Hochevar transitioning wonderfully to bullpen

Hochevar transitioning wonderfully to bullpen

Hochevar transitioning wonderfully to bullpen

MINNEAPOLIS -- Luke Hochevar is heading into the final month of his transitional year from starting pitcher to reliever and the results have been resoundingly good.

"Everything I hoped he would do, he's done," Royals manager Ned Yost said.

Hochevar returned from paternity leave -- he and his wife, Ashley, had a second daughter, Lucy Jane, on Sunday -- and reeled off a perfect four-out performance in relief of winning pitcher Danny Duffy in Wednesday night's 8-1 victory over the Twins.

A starter his entire career, Hochevar has learned to like working out of the bullpen.

"It's enjoyable, it really is. It's a lot of fun," he said. "You get that shot of adrenaline, you're coming in late in the game, whether the game's on the line or whatever the situation is."

He came out of Wednesday night's game with a 1.88 ERA in 45 games. His record: 3-2 with two saves.

Comparing starting with relieving, Hochevar noted that a starter basically has to prepare for seven innings, trying to methodically work his way through the opposition. The bullpen approach is entirely different.

"If you have the lead in the sixth [inning] or whatever, the game should be over. That type of mentality is what I found with the bullpen we have here, and we've had a good bullpen for a while now. So you've got to come in and get outs any way that you can -- you just need to get outs," Hochevar said.

"With starting, you're facing guys three or four times, and maybe you don't show all your weapons to them the first time. You don't want to show them everything you've got or show them the way you're going to get them out," he continued. "Especially when you get late in the game, it's a crucial situation and you've already gotten them out a different way -- it's more of a chess match, a cat-and-mouse game. Coming out of the bullpen is more like that football mentality -- you're just going right at 'em and throwing the pitch that'll get 'em out right now. But both parts are fun."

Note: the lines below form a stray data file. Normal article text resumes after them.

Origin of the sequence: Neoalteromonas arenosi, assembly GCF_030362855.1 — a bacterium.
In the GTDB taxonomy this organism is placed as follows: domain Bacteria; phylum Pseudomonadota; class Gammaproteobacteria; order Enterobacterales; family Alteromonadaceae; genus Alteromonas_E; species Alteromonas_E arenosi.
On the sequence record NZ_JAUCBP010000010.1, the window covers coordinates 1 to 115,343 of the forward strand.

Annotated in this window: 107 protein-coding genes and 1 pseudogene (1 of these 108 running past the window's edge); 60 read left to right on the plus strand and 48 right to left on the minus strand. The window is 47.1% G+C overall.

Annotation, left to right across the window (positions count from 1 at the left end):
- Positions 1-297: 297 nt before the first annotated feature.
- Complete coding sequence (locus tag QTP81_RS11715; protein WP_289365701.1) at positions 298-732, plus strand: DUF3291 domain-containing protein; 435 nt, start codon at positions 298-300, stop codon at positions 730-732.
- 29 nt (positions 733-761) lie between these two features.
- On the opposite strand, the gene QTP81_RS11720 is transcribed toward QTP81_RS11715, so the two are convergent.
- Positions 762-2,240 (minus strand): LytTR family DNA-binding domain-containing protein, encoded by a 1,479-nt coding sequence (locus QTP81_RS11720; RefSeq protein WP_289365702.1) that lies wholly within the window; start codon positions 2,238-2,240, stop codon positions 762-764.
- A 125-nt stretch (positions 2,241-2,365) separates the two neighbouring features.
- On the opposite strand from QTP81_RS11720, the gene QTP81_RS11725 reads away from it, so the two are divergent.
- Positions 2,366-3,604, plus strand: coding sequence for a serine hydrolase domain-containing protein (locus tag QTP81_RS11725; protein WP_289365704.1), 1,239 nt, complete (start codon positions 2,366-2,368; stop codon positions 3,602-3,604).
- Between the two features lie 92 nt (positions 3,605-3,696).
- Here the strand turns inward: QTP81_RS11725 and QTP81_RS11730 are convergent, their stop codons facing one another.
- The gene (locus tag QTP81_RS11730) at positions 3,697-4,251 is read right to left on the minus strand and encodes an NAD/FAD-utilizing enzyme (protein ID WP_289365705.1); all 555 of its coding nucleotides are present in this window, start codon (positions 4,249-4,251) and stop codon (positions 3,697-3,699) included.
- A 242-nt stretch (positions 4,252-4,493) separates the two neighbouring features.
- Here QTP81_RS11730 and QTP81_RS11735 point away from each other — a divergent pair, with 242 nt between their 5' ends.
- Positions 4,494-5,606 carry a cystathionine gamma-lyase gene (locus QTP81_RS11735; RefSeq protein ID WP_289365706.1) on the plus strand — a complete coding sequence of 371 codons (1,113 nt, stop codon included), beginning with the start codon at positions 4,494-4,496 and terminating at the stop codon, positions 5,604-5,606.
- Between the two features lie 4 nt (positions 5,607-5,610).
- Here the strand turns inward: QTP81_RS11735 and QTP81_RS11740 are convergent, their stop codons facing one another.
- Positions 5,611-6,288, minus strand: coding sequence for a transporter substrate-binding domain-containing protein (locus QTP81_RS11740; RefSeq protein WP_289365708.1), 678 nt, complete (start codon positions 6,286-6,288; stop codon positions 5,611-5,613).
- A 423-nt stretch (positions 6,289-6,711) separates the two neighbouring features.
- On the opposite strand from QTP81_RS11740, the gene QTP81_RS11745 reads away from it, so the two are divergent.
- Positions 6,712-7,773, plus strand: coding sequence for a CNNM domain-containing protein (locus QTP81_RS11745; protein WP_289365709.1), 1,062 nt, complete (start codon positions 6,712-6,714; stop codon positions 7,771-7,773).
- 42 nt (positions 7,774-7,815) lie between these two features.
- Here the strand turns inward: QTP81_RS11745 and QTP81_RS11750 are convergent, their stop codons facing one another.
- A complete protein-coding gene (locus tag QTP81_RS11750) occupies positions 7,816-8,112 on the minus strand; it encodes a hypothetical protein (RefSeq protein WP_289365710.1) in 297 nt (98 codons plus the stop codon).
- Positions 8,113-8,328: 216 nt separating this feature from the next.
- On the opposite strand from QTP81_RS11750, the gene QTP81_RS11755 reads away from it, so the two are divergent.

Going into the series finale in Minnesota on Thursday, Hochevar has held opponents to a .172 batting average, lowest on the staff, with 59 strikeouts against 16 walks in 57 1/3 innings.

Yost noted that when the Royals -- their rotation changed by an offseason infusion of new starters -- decided to put Hochevar in the bullpen, he accepted the change without a fuss.

"He and Bruce [Chen] and Mendy [Luis Mendoza], too, when they went on relief -- a team-first attitude," Yost said. "They've got to buy in or it's not going to work, and they all did."

But would Hochevar like to be a starter again?

"Yeah, absolutely," he said. "I enjoy starting, I really do. Then again, at the end of the day, you don't get a vote. You do what's going to help the team and I think that means more than having your own pick. Wherever you want me -- if you feel I'm going to help the team more in the bullpen, [or] if you feel I'm going to help the team more as a starter. Whatever it is, that's what it's about: Going out and taking your role, whatever you're given, and going out and doing the best job possible.

"Coming in next year, if they want me to start, I'll be happy to start and work my butt off to be the best starter I possibly can be. If they want me back in the bullpen, so be it. I don't get a vote. It really doesn't matter what I want. What matters is that whatever my job is, I go out and I do all that I can to help the club win because, at the end of the day, that's all that really matters."

Dick Kaegel is a reporter for MLB.com. This story was not subject to the approval of Major League Baseball or its clubs.